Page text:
George Santos expelled from Congress

As of Dec. 1, New York Representative George Santos became the sixth person ever expelled from Congress, following an accusation from the House Ethics Committee reporting that he defrauded donors to enrich his campaign. This report followed federal charges, including wire fraud, money laundering, theft of public funds and lying to Congress. However, Santos pleaded not guilty to these charges. The House voted 311-114, more than two-thirds majority, to immediately remove Santos. 

A Dec. 1 story in the Intelligencer points out that the New York Times first brought attention to the mysterious life of Santos in Dec. 2022. The Intelligencer provides a comprehensive list of allegations against the former congressman, summarized below: 

  • Federal prosecutors accused Santos of defrauding political supporters while he was running for Congress in 2022. Santos allegedly laundered the money to use it for his personal benefit. The Intelligencer states that, “for his personal benefit, including to make cash withdrawals, personal purchases of luxury designer clothing, credit card payments, a car payment, payments on personal debts.”
  • Santos allegedly lied in order to gain more than $24,000 in unemployment benefits. He illegally applied for benefits in June of 2020 however he was employed as a regional director of an investment firm.
  • Santos was accused of identity fraud and credit card theft on Oct. 10, accusing him of making unauthorized donations using his campaign donor’s credit card information and stealing family members’ identities.
  • He allegedly lied to Congress. The House Committee of Ethics reports, “His campaign filings and House FD Statements are replete with so many errors and omissions that they cannot be reasonably relied upon. Those ‘errors’ go far beyond an embellished resume and include numerous misrepresentations to the government and the public about his and his campaign’s financial activities.”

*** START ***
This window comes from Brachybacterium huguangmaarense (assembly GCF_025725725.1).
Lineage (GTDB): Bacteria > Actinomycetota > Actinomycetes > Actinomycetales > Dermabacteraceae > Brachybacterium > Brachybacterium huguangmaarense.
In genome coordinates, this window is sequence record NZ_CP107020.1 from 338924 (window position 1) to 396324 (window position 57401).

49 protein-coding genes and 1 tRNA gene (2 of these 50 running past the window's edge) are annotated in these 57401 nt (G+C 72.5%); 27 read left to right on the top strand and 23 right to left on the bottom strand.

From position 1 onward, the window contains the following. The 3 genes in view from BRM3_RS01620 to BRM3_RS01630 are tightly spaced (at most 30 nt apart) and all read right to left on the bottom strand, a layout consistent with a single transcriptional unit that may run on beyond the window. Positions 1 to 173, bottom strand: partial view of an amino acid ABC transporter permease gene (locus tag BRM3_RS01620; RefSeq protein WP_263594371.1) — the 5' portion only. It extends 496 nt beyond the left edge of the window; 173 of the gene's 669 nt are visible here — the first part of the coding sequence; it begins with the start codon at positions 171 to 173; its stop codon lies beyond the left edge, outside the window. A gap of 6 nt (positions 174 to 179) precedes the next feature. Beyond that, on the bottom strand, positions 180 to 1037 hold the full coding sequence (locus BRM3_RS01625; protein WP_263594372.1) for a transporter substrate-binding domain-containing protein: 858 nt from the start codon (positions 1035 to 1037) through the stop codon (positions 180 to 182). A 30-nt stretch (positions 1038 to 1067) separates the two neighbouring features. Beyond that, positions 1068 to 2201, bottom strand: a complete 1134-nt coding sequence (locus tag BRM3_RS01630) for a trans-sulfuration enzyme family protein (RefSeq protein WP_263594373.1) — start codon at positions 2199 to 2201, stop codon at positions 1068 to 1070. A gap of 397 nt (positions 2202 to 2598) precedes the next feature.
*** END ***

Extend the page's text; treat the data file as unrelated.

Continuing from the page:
• The Federal Election Commission (FEC) states that Santos claimed to make personal loans to his campaign committee during the 2020 and 2022 election. These loans totaled more than $800,000 and he later reimbursed himself for a large portion. Meanwhile, the House Ethics Committee reported that there is “substantial evidence” that his loans were not made or properly recorded with the FEC.
  • He lied about where he went to school and college. He claimed to have attended the Horace Mann School in the Bronx but left his senior year, stating that his parents fell on hard times. However, a spokesperson for the school stated that there is no record of Santos attending the school. He also claimed to have graduated from Baruch College in 2010 (even though he supposedly graduated high school in 2008). A Baruch representative stated that there was no record of Santos in the 2010 class. He eventually told the New York Post that he didn’t graduate from higher education.
  • Santos’ campaign claimed that he was employed at Goldman Sachs and Citigroup however these companies have stated that they have no record of his employment. Santos claimed to have worked in Citi’s real estate wing in the 2010s; however, the bank sold this operation when Santos would’ve been in high school. The Times gained a copy of Santos’ resume after he was sworn into Congress.

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